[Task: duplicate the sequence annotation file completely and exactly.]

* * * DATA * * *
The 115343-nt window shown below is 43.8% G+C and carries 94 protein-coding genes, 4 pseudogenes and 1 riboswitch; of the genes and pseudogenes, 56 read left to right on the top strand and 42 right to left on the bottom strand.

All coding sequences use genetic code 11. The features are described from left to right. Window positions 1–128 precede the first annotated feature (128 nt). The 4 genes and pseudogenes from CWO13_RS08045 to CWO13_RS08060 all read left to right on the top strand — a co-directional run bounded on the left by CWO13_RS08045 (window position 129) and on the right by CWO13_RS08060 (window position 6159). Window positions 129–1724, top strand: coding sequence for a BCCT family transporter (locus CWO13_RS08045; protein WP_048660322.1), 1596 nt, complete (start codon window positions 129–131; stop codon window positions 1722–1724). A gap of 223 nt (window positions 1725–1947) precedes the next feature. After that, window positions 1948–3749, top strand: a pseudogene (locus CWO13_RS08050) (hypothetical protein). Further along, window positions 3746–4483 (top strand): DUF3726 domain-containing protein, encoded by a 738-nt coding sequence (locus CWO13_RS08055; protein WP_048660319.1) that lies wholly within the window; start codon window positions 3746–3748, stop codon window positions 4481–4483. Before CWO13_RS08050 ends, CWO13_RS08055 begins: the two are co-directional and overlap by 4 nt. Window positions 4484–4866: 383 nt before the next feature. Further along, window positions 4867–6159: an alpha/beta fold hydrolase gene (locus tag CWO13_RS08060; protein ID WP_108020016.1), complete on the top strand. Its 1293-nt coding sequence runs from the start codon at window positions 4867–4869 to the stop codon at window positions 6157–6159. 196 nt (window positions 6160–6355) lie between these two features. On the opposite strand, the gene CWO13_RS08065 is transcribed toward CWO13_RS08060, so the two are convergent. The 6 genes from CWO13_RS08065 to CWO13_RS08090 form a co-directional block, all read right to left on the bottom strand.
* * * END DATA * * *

The 115343-nt window shown below is 43.8% G+C and carries 94 protein-coding genes, 4 pseudogenes and 1 riboswitch; of the genes and pseudogenes, 56 read left to right on the top strand and 42 right to left on the bottom strand.

All coding sequences use genetic code 11. The features are described from left to right. Window positions 1–128 precede the first annotated feature (128 nt). The 4 genes and pseudogenes from CWO13_RS08045 to CWO13_RS08060 all read left to right on the top strand — a co-directional run bounded on the left by CWO13_RS08045 (window position 129) and on the right by CWO13_RS08060 (window position 6159). Window positions 129–1724, top strand: coding sequence for a BCCT family transporter (locus CWO13_RS08045; protein WP_048660322.1), 1596 nt, complete (start codon window positions 129–131; stop codon window positions 1722–1724). A gap of 223 nt (window positions 1725–1947) precedes the next feature. After that, window positions 1948–3749, top strand: a pseudogene (locus CWO13_RS08050) (hypothetical protein). Further along, window positions 3746–4483 (top strand): DUF3726 domain-containing protein, encoded by a 738-nt coding sequence (locus CWO13_RS08055; protein WP_048660319.1) that lies wholly within the window; start codon window positions 3746–3748, stop codon window positions 4481–4483. Before CWO13_RS08050 ends, CWO13_RS08055 begins: the two are co-directional and overlap by 4 nt. Window positions 4484–4866: 383 nt before the next feature. Further along, window positions 4867–6159: an alpha/beta fold hydrolase gene (locus tag CWO13_RS08060; protein ID WP_108020016.1), complete on the top strand. Its 1293-nt coding sequence runs from the start codon at window positions 4867–4869 to the stop codon at window positions 6157–6159. 196 nt (window positions 6160–6355) lie between these two features. On the opposite strand, the gene CWO13_RS08065 is transcribed toward CWO13_RS08060, so the two are convergent. The 6 genes from CWO13_RS08065 to CWO13_RS08090 form a co-directional block, all read right to left on the bottom strand.